Respecting Others, Part I: Time

We all deserve respect. Sometimes giving it’s easy. And sometimes it takes a bit of self control. But, often it’s more complicated. You don’t have to be downright mean to disrespect others. Frequently we do it without even knowing. This is the first blog in a series of three, written to uncover often overlooked acts of disrespect.

‍‍‍So where do we begin? With time. Time is one of the only resources you can’t earn or buy more of. (And if you follow our blog you’ve probably already realized we’re seriously obsessed with it.) There are only 24 hours in a day, and if you want to maximize them you’ve got to spend them well. This is particularly difficult to do if those around you are spending them for you. Here are a few examples of what I mean:

  • The Yapper. Years ago, I worked next to a kindhearted woman who, unfortunately for her, happened to be a great listener. You see, her listening skills attracted frequent and unsolicited conversation from me, and her kindheartedness prevented her from telling me to, well, shut it. But thanks to my newfound mindfulness habit (I owe you one Headspace), I’m now self-aware enough to realize I was spending her time without her consent. It’s funny really. I regularly saw her rushing around at the end of the day trying to cram two hours of work into 20 minutes, yet I felt no responsibility for her stress. I wasn’t malicious, but I was oblivious.
  • The Flake. I have a few people in my life who are non-essentialists and as a result are perpetually tardy. This would be fine if they operated in a vacuum. But they don’t, and their tardiness frequently leaves me scrambling so that I don’t do the same to someone else. These non-essentialists are not only spending their time poorly, they’re spending mine poorly without my consent. Time is money, and time is experience. I regularly leverage my time to provide both material and experiential possessions to my family, therefore my time is very valuable to me.
  • The Over-committer. We all periodically run into people who struggle with overcommitment. You know the ones. The every day is a “yes day” person. For these over-committers saying yes is easy, but scheduling all of the yeses isn’t. They’re chronically double and triple-booking themselves. Sadly, the people closest to the over-committer are the ones left holding the proverbial check, and the only accepted form of payment, is their time.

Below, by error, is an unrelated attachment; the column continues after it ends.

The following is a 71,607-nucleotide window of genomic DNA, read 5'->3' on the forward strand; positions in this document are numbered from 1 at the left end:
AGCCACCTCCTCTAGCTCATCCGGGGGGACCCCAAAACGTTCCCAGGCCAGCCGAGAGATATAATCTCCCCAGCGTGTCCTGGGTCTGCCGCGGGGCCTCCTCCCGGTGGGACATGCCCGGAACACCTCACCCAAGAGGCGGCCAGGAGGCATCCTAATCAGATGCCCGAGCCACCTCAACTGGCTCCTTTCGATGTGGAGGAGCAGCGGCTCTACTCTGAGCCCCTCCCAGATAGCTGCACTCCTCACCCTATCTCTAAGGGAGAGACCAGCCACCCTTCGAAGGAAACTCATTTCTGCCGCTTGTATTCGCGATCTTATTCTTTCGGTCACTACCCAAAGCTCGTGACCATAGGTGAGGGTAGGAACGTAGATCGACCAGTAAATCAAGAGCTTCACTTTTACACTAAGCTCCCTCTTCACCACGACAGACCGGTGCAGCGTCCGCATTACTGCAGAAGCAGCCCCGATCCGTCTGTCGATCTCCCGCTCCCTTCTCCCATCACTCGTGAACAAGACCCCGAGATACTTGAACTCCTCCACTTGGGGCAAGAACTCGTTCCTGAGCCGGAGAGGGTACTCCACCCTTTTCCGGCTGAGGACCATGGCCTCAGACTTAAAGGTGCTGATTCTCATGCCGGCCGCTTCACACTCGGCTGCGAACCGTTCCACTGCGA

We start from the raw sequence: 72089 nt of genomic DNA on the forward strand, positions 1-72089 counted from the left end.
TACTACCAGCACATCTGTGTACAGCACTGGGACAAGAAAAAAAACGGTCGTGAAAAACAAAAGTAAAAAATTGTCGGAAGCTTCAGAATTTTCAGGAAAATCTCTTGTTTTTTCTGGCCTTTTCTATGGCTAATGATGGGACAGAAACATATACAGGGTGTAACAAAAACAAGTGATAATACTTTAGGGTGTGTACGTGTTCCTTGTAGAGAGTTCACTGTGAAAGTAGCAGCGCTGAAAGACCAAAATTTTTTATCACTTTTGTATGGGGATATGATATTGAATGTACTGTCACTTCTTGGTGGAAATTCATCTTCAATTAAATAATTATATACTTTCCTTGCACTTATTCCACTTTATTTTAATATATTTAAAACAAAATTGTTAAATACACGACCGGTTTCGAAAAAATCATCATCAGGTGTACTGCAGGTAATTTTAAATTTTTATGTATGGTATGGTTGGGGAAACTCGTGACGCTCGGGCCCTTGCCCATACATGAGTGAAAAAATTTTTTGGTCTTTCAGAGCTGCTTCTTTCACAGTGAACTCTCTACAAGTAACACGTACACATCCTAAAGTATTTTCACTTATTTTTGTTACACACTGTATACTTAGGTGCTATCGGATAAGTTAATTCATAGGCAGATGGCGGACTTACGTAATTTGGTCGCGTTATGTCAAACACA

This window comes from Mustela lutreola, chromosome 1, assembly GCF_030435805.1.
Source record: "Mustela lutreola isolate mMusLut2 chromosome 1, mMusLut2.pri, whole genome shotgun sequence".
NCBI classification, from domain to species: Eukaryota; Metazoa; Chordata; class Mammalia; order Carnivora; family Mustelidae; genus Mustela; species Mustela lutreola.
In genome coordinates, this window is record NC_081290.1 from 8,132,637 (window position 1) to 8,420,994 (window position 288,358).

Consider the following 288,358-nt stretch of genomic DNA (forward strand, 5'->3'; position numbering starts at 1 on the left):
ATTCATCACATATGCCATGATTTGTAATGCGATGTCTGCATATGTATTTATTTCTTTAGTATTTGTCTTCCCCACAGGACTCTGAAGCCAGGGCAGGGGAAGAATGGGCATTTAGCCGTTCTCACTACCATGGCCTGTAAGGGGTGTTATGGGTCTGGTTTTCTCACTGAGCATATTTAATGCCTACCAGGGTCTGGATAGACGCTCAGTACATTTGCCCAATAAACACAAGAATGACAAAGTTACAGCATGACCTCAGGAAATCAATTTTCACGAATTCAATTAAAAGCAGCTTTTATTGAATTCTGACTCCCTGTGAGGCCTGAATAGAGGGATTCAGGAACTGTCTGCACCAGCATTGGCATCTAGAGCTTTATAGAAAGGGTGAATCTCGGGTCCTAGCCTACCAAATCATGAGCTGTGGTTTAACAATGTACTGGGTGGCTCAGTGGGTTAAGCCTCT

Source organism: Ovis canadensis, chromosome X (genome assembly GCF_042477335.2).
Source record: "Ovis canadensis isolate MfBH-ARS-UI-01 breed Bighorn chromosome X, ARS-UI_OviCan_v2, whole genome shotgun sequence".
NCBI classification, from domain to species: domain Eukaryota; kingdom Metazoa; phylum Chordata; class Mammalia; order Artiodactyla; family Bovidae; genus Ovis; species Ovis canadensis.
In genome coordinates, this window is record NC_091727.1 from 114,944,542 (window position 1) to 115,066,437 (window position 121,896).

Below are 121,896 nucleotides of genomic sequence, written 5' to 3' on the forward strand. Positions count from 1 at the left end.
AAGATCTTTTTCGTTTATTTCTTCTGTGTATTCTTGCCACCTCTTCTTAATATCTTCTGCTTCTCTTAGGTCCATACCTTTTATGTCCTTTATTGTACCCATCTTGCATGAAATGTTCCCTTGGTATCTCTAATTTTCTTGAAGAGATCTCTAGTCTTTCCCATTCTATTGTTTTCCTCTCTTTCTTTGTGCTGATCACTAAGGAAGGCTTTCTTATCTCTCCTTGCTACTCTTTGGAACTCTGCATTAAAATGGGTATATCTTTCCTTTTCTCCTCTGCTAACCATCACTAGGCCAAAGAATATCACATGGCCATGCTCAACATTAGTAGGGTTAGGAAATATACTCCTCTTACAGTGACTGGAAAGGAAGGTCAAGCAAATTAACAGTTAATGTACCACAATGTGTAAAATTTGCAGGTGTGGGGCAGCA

When we spend someone else’s time without their consent, it’s a subtle and socially tolerated form of theft. We don’t go around stealing money or possessions from others, yet we feel justified in stealing the time they use to procure their money and possessions. Many of us have been unaware of the way we’re disrespecting those around us. But now we know, and according to an animated G.I. by the name of Joe, “Knowing is half the battle.” And, the other half is…stop stealing people’s time!

You Don’t Want to Be The Best

I know that you say you want to be, but you don’t know what you’re saying.

If you’re the best, well, then that’s all you have to look forward to. You can only hope to maintain your status. And if your focus is your status, you can’t really expect to grow because you’re always going to be diminishing, stifling, or downright fighting the efforts of others. But you won’t last long. Self-preservation can’t compete with the hunger of those that want to get better. You only delay the inevitable.

Because there is no top. There is no ceiling. Only an expansive universe that beckons us to keep going higher. If the thought of not being the smartest one in the room, the top performer in your field, or even the coolest of all of your friends bothers you, then you are going to be the limit of your sphere, the ceiling of your universe. You shrink the world. And that’s depressing.

So you don’t really want to be the best. You want to be better. But in order to keep getting better you can’t be afraid to make others better than you. Your true value is known through how you influence positive change in those around you. The real benefit of being better than others is that it affords you the opportunity to do just that, but only if you refuse to settle for position over progress.

Because we are inspired by those better than us. We are reminded that more is possible than we originally thought. A 4-minute mile was seen as impossible until May 6, 1954, when Roger Bannister did it. Now, there have been over 4800 sub-4-minute races. There was a time when doing the splits on the balance beam was considered amazing. Now gymnasts do complex aerial maneuvers on the beam…every day. Getting better is not be about ego; it’s about evolution.